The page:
From: Haughton-Mars Project (HMP)
Posted: Friday, August 2, 2002
I got all of three hours of sleep last night. Before I had a chance to fall fully asleep I was awake getting ready to leave for the airport. I had a lot of electronic gear with me and was certain that security would make things as tedious as life post 9-11 now requires.
I was right. After allowing every item I was carrying on to be examined, bought something to eat and collapsed into a rigid plastic seat. The only amusement was someone from the British embassy trying to get on our flight to Washington with a mammoth diplomatic pouch. According to the airline representative who was giving him a hard time, he needed to buy a ticket for the bag if he wanted to carry it on and have it occupy a seat. After some grumbling the diplomat pulled out his wallet and bought a second seat.
It was still dark outside. Having not seen 'dark' for a month I found the lack of any detail outside of great interest. Meanwhile, I still had absolutely no view of the landscape. The last land I had seen in daylight was several hours out from Ottawa last night - and it was utterly devoid of any vegetation.
Soon enough we boarded the plane and taxied for takeoff. By now the sun had come up. As soon as we were airborne the odd imagery began to appear. Green. Green everywhere. No sharp lines made by geology - everything was softened by the ubiquitous and gaudy presence of green. How odd. Just as the oddness made itself apparent, so did my fatigue. I was soon sound asleep.
I awoke an hour later as we began final approach to Washington Dulles. Minutes later we were on the ground. A few minutes after that I was walking, slightly dazed, towards baggage claim. I soon saw my wife who was smiling. A hug and a kiss and I was determined to get my bags and get home.
As we walked to the car I experienced the same eerie feeling I had experienced the night before in Ottawa airport: all these people. I had grown accustomed to a universe of 30 people - all of whom I knew. This was curiously unsettling but that soon passed. Oh yes, there was the humidity.
A 10 minute drive through lush and forested Reston, Virginia and I was awash in green. Our neighborhood is one of the oldest in Reston and is extra green. It was so intense that I just fixated on the experience. As we pulled into my driveway at 8:30 AM I was prompted to look at my watch (already set to the correct time zone) and then asked my wife “what time is it?” I was not connecting sun angle and clock time yet. How odd. It was almost as if the darkness had given my body’s internal clock a firm slap.
Here I was: home. The total amount of time I had been exposed to greenery was little more than two hours. Until this moment, it was at a distance. Being quite the gardener I immediately scanned the yard to see how things had fared during the heat wave.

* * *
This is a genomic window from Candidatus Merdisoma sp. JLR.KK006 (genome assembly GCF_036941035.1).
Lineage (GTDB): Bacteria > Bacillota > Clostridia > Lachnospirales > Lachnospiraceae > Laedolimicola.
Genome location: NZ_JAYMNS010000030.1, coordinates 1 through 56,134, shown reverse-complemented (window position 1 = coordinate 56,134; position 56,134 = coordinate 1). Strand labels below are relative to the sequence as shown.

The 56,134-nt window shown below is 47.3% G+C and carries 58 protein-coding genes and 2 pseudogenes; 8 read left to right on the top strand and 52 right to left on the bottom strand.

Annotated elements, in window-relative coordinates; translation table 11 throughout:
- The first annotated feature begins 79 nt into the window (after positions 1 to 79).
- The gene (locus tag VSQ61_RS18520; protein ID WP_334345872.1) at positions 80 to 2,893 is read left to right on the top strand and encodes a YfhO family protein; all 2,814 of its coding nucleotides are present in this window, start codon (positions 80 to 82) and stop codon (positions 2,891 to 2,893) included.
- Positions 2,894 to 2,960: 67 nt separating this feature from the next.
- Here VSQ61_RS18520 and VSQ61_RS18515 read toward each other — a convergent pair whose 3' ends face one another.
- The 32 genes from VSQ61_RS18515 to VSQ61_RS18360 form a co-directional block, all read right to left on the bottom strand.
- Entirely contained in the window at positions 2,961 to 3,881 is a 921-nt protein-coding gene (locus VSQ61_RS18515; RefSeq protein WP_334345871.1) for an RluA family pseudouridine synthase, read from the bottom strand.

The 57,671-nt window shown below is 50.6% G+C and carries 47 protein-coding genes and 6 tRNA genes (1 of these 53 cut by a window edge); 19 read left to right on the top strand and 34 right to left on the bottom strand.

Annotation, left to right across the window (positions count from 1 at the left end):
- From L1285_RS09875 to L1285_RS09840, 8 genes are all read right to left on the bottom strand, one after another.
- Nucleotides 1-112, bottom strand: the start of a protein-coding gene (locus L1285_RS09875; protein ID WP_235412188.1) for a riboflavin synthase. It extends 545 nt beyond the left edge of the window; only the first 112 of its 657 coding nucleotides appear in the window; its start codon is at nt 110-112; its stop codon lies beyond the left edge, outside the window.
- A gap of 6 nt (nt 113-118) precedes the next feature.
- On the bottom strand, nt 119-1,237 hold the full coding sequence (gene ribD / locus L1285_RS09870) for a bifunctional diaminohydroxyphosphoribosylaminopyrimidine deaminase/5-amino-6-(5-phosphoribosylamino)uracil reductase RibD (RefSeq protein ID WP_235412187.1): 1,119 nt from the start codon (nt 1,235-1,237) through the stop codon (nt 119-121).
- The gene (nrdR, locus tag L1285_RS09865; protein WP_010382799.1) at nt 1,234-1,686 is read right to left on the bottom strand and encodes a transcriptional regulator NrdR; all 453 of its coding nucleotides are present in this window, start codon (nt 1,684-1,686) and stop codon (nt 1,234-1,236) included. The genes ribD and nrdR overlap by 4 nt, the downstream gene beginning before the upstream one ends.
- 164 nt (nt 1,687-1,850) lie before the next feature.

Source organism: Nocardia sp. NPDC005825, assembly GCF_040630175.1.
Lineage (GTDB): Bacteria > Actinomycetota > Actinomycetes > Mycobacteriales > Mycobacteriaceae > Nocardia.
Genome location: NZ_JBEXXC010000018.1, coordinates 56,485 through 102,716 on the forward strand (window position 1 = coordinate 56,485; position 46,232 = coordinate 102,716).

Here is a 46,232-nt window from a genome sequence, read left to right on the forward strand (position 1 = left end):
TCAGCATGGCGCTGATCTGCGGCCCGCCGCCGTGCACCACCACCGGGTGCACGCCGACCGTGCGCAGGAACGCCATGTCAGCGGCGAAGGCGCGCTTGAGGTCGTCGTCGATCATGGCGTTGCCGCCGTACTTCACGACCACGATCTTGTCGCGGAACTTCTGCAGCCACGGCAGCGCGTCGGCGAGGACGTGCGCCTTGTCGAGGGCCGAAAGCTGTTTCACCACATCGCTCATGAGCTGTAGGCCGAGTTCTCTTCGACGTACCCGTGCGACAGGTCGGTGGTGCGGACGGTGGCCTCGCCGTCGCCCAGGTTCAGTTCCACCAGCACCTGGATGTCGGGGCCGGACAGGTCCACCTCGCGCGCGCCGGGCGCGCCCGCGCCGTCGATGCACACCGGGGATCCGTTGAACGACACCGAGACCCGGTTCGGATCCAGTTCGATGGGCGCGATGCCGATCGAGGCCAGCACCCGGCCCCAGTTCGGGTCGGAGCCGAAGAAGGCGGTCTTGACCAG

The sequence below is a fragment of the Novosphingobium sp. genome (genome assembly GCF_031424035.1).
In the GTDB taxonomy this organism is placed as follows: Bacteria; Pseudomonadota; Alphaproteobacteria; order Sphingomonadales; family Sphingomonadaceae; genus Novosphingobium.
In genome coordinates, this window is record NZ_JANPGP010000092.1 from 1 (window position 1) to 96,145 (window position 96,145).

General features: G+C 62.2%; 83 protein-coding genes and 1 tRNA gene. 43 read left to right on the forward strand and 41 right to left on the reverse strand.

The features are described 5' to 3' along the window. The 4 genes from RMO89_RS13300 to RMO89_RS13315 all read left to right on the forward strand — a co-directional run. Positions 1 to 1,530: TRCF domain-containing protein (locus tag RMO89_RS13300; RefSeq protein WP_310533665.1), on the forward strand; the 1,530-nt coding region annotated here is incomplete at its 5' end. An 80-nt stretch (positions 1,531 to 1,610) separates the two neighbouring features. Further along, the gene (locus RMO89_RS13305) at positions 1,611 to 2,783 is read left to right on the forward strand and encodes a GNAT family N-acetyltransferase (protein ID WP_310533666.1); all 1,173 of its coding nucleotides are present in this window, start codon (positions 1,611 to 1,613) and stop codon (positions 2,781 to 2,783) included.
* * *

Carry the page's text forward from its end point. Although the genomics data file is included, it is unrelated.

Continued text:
I opened the car door and new things hit me in the face: smells. The sounds of insects and birds. Oppressive heat and humidity. It felt like being inside our greenhouse on Devon Island. I use harsh terms to describe the experience - it was not unlike being assaulted by nature.
This day was one of catnaps, unpacking, and general odd reactions to things I'd otherwise consider mundane. Our two cats seemed so small after a month of interacting with dogs.
That night I sat out on my deck so as to look up at the stars. I did not see any at first. I had not seen any for a month. It took some time before my eyes could make them out. To be fair, the area was in the midst of a muggy heat wave so viewing conditions were not optimal.
After a few minutes, my eyes and brain saw stars again. I found this very reassuring. Then, after barely a few minutes, a bright light zipped across the sky: a meteorite. What a wonderful welcome home gift. Later, I would start to regain my rather good ability to spot satellites as they zoomed overhead. Space was something that I could see once again.
How odd: I had spent a month in an extreme environment where we all were working on projects aimed at simulating life on another planet - and we could not even see the stars.
Physically, I was home. Mentally - and emotionally - I was still there, on Devon Island: Mars on Earth. I have talked with enough astronauts and other explorers to know that this is not an unusual phenomenon. Indeed, it is a malady common to seafarers and explorers in centuries past.
The one place where I found this curious feeling to be best expressed was in the old sailor's lament "When I was at sea I wished I was at home. When I was at home I wished I was at sea."
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